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By the Numbers Prospects: Kasper Kotkansalo

Blueliner held his own as a freshman at Boston University

by Arthur J. Regner @ArthurJRegner / DetroitRedWings.com

By the Numbers will highlight the on-ice accomplishments in the 2017-18 season for the Detroit Red Wings' prospects. Twice a week during the offseason, By the Numbers will profile a different player in the system, focusing on his statistical highs. This week we focus on defenseman Kasper Kotkansalo. 

Perhaps it is preordained that Red Wings prospect Kasper Kotkansalo will someday wear Detroit's iconic winged wheel.

While he was growing up in Finland, one of Kotkansalo's father's work pals was the father of former Red Wings forward Valtteri Filppula.

One day when he arrived home from work, the elder Kotkansalo had an autographed Filppula Red Wings hat. Young Kasper was hooked, Detroit was his team.

Affable, passionate and determined, the 6-foot-2, 196-pound defenseman was taken by the Wings in the third round of the 2017 NHL Entry Draft.

Detroit liked many things about his game, but was impressed that Kotkansalo left Finland at 17 years old to play for the Sioux Falls Stampede in the USHL because he wanted to adapt to playing on the smaller North American ice surface.

After one year in Sioux Falls where he registered one goal among his 12 points and was plus-12 in 47 games, Kotkansalo moved on to Boston University where he was part of a team stacked with NHL-level talent.

Kotkansalo may have had a few highs and lows on the ice, but his upbeat nature made him an instant hit with his teammates.

He did not look out of place in the Terriers' lineup as a freshman.

In late May, Kotkansalo's coach at BU, David Quinn, was named head coach of the New York Rangers. Former BU player Albie O'Connell was promoted to head coach after serving four years as Quinn's assistant.

Len Quesnelle, a former amateur scout for the Red Wings (2013 through September 2017), will begin his second season as an assistant coach at BU where he oversees the Terriers' defensive corps.

So despite the coaching change at Boston University, the Wings are very comfortable that Kotkansalo's development will continue to flourish under the new regime.

40 - Kotkansalo was one of three freshmen to play in all 40 games for BU. Brady Tkachuk and Shane Bowers were the other two first-year Terriers to suit up for every game.

2 - Number of goals he scored. His first collegiate goal came on November 17 at home against Maine in a 5-2 victory.

4 - Total number of assists Kotkansalo dished out. His first college point was an assist on October 21 in a 6-3 win at Connecticut.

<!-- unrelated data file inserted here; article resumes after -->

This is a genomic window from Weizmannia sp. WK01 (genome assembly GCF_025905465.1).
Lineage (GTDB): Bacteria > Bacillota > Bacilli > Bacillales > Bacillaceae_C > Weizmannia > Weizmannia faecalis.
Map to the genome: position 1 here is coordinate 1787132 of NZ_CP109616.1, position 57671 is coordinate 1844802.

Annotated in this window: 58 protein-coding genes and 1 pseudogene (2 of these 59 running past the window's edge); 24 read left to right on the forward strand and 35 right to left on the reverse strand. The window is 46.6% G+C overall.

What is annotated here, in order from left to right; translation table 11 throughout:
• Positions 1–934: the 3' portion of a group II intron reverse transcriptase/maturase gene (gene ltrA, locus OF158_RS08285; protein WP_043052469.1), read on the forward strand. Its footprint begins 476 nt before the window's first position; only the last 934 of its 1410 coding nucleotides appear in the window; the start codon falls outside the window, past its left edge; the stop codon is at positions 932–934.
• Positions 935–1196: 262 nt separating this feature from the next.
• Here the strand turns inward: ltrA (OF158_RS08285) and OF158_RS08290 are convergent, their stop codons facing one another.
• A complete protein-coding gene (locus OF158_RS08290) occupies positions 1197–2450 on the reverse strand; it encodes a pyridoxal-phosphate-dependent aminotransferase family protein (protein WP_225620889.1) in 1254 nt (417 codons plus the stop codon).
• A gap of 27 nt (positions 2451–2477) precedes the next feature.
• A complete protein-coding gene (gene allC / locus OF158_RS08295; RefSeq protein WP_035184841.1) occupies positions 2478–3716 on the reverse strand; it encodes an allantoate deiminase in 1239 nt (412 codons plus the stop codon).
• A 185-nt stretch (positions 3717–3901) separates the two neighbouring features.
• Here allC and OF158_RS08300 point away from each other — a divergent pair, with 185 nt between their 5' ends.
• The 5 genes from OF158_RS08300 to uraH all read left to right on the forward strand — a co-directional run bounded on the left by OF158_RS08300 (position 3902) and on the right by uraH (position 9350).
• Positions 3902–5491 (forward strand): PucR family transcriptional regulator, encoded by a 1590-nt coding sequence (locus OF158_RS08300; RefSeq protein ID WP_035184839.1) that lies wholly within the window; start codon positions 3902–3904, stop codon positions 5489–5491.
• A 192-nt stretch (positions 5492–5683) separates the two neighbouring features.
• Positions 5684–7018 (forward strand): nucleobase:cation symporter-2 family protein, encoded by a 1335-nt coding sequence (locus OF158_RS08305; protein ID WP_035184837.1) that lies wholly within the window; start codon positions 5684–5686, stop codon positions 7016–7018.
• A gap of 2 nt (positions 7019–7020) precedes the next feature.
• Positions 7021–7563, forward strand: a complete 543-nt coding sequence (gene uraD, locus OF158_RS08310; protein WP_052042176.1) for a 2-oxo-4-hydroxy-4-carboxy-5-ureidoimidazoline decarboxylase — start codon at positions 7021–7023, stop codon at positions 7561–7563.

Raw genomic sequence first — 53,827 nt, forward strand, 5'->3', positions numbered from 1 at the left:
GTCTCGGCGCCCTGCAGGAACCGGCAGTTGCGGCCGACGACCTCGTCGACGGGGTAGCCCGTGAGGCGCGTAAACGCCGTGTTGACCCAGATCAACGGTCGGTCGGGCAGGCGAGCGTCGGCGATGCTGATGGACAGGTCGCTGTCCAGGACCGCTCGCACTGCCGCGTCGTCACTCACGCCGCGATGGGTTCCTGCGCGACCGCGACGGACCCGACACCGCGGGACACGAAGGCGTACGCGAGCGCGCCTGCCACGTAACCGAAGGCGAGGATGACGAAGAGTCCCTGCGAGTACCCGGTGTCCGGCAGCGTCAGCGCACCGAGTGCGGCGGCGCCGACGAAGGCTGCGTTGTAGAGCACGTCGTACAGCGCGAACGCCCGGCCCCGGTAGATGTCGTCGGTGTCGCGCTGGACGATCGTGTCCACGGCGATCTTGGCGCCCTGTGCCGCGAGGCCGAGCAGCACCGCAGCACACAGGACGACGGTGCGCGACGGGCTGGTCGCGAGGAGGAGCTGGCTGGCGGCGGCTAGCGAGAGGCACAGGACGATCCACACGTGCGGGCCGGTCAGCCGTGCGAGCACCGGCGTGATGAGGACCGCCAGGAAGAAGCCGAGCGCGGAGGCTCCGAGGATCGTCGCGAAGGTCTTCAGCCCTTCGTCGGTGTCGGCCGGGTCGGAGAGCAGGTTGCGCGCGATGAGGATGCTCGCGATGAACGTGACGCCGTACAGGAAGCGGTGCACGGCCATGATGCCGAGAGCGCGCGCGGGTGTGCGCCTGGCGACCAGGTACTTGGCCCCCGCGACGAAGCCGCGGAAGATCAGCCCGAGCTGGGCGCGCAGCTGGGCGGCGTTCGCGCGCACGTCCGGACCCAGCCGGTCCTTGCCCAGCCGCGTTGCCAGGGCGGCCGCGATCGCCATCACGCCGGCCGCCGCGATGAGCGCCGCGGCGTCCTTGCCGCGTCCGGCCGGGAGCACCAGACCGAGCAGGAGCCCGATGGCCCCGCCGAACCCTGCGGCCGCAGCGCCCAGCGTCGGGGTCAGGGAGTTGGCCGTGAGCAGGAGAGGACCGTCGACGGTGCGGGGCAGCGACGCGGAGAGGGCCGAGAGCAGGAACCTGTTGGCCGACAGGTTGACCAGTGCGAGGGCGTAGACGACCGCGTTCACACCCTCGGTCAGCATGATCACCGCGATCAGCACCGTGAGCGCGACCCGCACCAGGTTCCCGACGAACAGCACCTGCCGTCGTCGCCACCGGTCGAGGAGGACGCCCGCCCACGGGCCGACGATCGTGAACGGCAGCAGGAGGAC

+12 - His plus-12 ranked third on the Terriers, trailing only Bowers' plus-16 and Tkachuk's plus-15.

51 - Blocked shots he registered, which was fourth best among BU players.

5 - Kotkansalo played in all five games for Team Finland at the 2018 IIHF World Junior Championship in Buffalo, where he didn't score a point but recorded five shots on goal.

71 - Detroit picked him in the third round, 71st overall, in the 2017 Draft. The Wings had four picks during the third round of last year's draft, selecting Kotkansalo, center Lane Zablocki, 79th overall, center Zach Gallant, 83rd overall, and goalie Keith Petruzzelli, 88th overall.

Quotable: "He had a great freshman year. Like a lot of freshmen, it took him a few games to get comfortable early on and actually his game really took off and excelled. At the end of the season, he probably got a little bit tired and his game fell off a little bit, but that's just a normal routine, the normal learning curve a player has going to college. It's no easy step, it's the first time you're playing against men. Everyone is older, anywhere from 18 to 24, and sometimes it may take some time to learn that, but Kasper is a guy we're really excited about. We were really happy with his freshman year.

"I'd say he's more of a defender. He's going to be a guy that's going to be hard to play against. He is intense, he has really good hockey sense, he has a really good first pass. The offense that he's going to create is from his passing ability and his hockey sense in general. He's a guy that we're going to rely upon hopefully down the road to play against other teams' better players and defend them hard and physical. His overall strength needs to improve, much like every guy, his foot speed needs to improve. At the World Juniors this year, I think he realized that. We talk to Kasper lots and it's not that he's a bad skater, just that if you want to get to the next level, you have to defend against guys like (Sidney) Crosby, (Auston) Matthews and (Connor) McDavid. You've got to be able to move and you have to be agile. So he's in the same boat as a lot of young guys in that regard, but BU has an outstanding physical fitness program, one of the better college programs for that, so we know he's in very good hands out there." - Shawn Horcoff, Red Wings director of player development

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